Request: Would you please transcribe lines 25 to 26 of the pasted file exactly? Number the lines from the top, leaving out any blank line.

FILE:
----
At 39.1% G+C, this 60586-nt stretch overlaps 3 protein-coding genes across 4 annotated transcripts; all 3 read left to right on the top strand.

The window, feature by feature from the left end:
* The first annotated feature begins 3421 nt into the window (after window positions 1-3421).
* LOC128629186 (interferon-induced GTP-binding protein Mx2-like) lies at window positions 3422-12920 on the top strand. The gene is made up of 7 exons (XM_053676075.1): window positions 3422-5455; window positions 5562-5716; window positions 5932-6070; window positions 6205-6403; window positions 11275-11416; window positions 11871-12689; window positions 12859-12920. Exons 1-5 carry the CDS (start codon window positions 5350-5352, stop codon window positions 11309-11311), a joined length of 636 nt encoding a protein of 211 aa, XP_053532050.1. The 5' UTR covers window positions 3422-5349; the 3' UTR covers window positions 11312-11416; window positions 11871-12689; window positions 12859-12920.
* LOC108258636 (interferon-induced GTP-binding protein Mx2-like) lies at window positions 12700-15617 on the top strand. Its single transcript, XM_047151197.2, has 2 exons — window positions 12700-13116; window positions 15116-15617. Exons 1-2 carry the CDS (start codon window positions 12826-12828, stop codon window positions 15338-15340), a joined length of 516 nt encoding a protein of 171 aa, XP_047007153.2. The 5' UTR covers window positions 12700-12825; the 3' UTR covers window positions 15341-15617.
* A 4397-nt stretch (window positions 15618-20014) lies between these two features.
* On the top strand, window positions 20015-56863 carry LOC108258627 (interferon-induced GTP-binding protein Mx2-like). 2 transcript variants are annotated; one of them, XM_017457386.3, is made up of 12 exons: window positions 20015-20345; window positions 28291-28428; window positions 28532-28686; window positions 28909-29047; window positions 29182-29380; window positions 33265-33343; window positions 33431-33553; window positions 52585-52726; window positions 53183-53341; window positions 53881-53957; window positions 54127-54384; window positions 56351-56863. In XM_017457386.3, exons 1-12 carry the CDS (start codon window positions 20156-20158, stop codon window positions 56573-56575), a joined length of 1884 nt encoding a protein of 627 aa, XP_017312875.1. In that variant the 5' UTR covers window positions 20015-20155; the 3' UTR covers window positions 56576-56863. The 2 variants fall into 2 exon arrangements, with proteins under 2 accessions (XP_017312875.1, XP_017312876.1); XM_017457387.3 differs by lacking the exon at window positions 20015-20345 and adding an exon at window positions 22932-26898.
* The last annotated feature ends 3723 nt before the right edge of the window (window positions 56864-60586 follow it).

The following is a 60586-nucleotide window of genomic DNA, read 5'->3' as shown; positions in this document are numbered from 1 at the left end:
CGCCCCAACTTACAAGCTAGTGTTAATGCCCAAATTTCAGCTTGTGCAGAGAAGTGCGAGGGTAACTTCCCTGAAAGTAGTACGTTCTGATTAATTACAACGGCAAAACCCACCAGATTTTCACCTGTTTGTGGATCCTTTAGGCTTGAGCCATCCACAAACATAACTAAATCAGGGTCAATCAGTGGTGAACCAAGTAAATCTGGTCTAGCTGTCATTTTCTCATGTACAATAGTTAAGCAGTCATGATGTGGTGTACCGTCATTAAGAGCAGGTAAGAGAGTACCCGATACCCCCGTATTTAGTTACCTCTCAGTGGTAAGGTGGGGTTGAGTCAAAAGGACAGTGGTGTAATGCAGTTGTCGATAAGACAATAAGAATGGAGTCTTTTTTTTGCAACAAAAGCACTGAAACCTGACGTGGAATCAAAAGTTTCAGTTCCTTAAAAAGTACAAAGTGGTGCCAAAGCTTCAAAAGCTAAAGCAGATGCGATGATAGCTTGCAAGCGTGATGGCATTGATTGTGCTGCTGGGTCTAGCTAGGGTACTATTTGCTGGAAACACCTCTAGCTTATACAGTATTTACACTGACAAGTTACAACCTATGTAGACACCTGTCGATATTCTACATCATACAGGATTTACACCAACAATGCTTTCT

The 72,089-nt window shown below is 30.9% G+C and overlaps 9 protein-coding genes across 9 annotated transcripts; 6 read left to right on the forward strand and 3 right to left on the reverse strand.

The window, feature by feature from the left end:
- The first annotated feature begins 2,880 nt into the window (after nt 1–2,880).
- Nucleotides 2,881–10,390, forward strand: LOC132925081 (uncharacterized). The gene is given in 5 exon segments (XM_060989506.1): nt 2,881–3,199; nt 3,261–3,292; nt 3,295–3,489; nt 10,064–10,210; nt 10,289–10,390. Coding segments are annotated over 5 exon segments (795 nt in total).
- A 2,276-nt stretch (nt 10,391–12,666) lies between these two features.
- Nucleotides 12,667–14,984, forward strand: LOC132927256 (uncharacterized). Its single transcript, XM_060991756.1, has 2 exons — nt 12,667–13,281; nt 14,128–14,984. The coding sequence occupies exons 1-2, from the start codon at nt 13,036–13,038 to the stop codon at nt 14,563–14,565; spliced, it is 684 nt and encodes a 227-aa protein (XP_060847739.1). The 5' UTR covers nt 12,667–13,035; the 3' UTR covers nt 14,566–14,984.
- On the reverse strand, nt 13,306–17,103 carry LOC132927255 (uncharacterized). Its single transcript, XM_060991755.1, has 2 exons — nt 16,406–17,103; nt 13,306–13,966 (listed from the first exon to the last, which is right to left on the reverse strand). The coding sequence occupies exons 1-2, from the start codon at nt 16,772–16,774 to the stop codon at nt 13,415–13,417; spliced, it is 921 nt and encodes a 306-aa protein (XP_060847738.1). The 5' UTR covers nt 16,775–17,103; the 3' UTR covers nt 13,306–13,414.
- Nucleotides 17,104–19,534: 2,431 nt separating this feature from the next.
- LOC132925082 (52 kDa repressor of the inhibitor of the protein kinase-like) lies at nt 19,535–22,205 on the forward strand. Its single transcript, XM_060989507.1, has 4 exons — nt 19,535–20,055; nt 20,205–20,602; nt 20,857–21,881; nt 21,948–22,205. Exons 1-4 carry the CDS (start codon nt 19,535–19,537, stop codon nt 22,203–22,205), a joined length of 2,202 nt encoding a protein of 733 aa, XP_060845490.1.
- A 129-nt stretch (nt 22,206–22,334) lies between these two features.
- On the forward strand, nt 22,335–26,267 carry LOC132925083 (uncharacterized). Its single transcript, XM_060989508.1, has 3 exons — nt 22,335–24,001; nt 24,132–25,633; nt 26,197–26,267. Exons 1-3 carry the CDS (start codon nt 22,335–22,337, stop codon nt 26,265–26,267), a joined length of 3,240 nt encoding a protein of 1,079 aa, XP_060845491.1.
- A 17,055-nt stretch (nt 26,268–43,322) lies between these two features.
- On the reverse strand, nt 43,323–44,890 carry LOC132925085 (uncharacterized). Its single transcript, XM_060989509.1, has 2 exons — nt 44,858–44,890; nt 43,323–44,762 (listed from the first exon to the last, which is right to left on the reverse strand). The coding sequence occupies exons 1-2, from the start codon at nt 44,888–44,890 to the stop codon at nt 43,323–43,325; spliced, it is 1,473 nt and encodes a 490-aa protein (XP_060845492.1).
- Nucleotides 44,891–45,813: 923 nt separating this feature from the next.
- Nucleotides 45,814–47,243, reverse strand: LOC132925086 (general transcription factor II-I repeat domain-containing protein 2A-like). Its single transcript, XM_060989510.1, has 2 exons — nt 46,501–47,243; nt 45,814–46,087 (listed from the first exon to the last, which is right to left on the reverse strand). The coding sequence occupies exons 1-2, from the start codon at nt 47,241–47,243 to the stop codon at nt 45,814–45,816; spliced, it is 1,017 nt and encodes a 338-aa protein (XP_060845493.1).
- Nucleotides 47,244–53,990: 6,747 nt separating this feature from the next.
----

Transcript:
- Nucleotides 45,814–47,243, reverse strand: LOC132925086 (general transcription factor II-I repeat domain-containing protein 2A-like). Its single transcript, XM_060989510.1, has 2 exons — nt 46,501–47,243; nt 45,814–46,087 (listed from the first exon to the last, which is right to left on the reverse strand). The coding sequence occupies exons 1-2, from the start codon at nt 47,241–47,243 to the stop codon at nt 45,814–45,816; spliced, it is 1,017 nt and encodes a 338-aa protein (XP_060845493.1).
- Nucleotides 47,244–53,990: 6,747 nt separating this feature from the next.